Suit pressed, mind ready and resume in hand. When preparing for a job interview, most people take every precaution to convey the best impression possible. But aside from body odor, not many people pay attention to the odors that surround them.
That onion-laden lunch could give your potential boss-to-be the wrong impression, according to new research presented in May at the Association for Psychological Science annual meeting.
"There's a lot of research that's begun now, where people are looking at how the environment affects our well-being," said Jeannette Haviland-Jones, of Rutgers University in New Jersey. "We tend to think of ourselves as separate from the environment, but we're not. We create our environment."
Hers and others' research is showing that smell can influence our thoughts and behaviors more expected.
Many things in the environment, including verbal and physical cues, can influence how we perceive others. New research presented by Nicole Hovis and Theresa White of Le Moyne College in Syracuse, N.Y., shows that certain smells can influence a first impression.
They asked 65 volunteer undergraduates (who were mostly female) to sniff a vial holding either a lemon or onion scent, or no scent, while standing near a gender-neutral silhouette. They were asked to form an impression of the personality of the silhouette and later filled out a form rating several personality traits.
Participants smelling onion perceived the silhouette as having increased manliness, while lemon scents were linked with participants thinking of the silhouette as more feminine, clean and pleasant.
"Let's say you go for a job interview and you are going to have lunch before you go, what do you want your breath smelling like, or even your hands?" White told LiveScience. "This is more subtle than (when) people put on intentional perfumes."
Another set of experiments, conducted by Haviland-Jones, determined how a non-detectable level of flower scent influenced people's behaviors.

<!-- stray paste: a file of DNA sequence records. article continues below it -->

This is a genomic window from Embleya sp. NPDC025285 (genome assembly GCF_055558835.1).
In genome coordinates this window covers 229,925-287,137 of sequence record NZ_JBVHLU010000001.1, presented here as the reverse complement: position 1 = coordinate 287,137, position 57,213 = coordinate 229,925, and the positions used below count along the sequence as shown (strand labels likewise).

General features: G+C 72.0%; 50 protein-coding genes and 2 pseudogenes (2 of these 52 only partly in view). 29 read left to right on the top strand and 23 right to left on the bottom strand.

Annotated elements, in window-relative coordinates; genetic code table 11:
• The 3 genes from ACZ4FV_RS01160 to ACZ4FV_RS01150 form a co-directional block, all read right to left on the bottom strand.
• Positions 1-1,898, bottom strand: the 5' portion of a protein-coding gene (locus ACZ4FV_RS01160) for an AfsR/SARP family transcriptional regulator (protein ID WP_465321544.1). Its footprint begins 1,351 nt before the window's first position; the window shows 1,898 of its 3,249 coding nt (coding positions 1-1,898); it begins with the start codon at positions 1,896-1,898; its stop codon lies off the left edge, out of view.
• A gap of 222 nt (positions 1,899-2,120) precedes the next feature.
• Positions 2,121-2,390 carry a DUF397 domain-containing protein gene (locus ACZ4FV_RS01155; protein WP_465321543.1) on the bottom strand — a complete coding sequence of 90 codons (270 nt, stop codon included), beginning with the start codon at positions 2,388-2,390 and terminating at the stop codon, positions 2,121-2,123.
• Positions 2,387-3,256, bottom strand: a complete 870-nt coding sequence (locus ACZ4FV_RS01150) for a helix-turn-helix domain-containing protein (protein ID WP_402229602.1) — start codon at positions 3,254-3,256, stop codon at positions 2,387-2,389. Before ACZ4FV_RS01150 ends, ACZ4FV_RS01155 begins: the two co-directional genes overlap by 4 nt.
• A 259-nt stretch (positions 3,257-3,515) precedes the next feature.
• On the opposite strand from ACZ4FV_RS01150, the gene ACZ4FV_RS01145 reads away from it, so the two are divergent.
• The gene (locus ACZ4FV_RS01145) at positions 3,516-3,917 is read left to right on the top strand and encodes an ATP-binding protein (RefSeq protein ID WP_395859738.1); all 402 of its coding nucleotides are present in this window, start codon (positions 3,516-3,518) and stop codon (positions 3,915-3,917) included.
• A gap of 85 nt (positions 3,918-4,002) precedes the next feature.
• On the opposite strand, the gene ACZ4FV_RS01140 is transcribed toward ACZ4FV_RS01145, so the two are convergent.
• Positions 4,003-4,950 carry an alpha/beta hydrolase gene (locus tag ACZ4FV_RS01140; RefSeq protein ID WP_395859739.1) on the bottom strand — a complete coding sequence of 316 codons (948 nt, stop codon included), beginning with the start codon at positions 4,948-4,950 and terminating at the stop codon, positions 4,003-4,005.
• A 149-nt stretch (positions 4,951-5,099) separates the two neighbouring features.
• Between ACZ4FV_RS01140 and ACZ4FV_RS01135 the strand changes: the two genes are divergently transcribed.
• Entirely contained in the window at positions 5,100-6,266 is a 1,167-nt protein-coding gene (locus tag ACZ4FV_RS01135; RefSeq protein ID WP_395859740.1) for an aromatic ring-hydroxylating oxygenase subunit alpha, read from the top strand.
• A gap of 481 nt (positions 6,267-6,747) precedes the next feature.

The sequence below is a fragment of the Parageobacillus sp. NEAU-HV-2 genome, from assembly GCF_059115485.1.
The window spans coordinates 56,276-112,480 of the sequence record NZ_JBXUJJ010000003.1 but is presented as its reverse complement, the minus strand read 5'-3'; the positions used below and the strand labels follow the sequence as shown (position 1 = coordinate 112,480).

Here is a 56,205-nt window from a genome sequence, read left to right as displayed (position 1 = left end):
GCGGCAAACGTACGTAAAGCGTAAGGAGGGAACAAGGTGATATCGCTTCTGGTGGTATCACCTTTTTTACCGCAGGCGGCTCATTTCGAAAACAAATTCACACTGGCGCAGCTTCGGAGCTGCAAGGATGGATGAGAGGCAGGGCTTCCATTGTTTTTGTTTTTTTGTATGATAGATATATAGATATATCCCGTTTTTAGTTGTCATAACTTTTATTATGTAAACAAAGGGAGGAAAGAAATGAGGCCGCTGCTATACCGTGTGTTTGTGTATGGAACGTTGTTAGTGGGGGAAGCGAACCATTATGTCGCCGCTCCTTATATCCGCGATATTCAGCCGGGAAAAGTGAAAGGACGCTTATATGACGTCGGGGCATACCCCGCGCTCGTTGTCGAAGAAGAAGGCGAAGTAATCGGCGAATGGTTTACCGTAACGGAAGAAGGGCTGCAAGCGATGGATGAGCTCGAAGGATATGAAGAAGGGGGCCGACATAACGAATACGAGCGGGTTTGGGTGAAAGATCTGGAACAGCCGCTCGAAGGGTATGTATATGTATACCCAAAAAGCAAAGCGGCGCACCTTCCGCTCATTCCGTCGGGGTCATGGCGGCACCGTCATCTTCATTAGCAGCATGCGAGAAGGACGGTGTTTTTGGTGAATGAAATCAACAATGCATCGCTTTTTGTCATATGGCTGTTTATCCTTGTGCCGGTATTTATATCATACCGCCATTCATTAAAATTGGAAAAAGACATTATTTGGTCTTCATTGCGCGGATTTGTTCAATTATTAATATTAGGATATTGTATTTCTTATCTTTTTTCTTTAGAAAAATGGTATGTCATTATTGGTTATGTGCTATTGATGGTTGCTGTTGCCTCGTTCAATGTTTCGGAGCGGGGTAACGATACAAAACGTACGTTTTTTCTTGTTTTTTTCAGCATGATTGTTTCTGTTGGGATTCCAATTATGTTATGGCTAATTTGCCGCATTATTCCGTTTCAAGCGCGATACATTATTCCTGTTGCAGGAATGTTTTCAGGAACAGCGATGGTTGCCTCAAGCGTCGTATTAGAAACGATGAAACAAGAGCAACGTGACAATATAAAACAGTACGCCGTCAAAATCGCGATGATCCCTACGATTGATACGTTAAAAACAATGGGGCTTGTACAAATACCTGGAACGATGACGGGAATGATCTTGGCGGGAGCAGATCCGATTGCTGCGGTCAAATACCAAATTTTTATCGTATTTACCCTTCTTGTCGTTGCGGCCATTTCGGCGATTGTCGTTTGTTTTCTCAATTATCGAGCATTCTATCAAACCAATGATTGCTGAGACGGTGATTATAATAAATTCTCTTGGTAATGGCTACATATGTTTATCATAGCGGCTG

The researchers perfumed a room with a floral smell, classic fragrances such as Chanel No. 5 or Johnson & Johnson baby powder or non-scented air. They then asked 59 college students to write about three life events, one distant, one recent and one possible future event. The essays were coded for the positive and negative words used.
In the second part of the test, the participants entered another room containing a mime and were asked to direct him to act out an emotion from their childhood memory.
Participants in the florally scented room used about three times as many happiness-related words in their writings and were more likely to approach and touch the mime while instructing him. Just 15 percent of the participants in the fresh air room moved toward or touched the mime, while most of the floral participants (74 percent) did so.
"It (the floral smell) actually is a mood manipulator," said study researcher Patricia Wilson of La Salle University in Philadelphia. "So your mood is better, and given that your mood is better, you are looking for things in your memory bank that match that mood."
The researchers believe this effect may have something to do with the co-evolution of plants and people, though this is just speculation; the happy mood cultivated by flower scents may increase our desires to propagate them in large numbers.
"The floral odors can make you happy, floral odors promote social interaction, social approach kinds of behaviors," Haviland-Jones told LiveScience.
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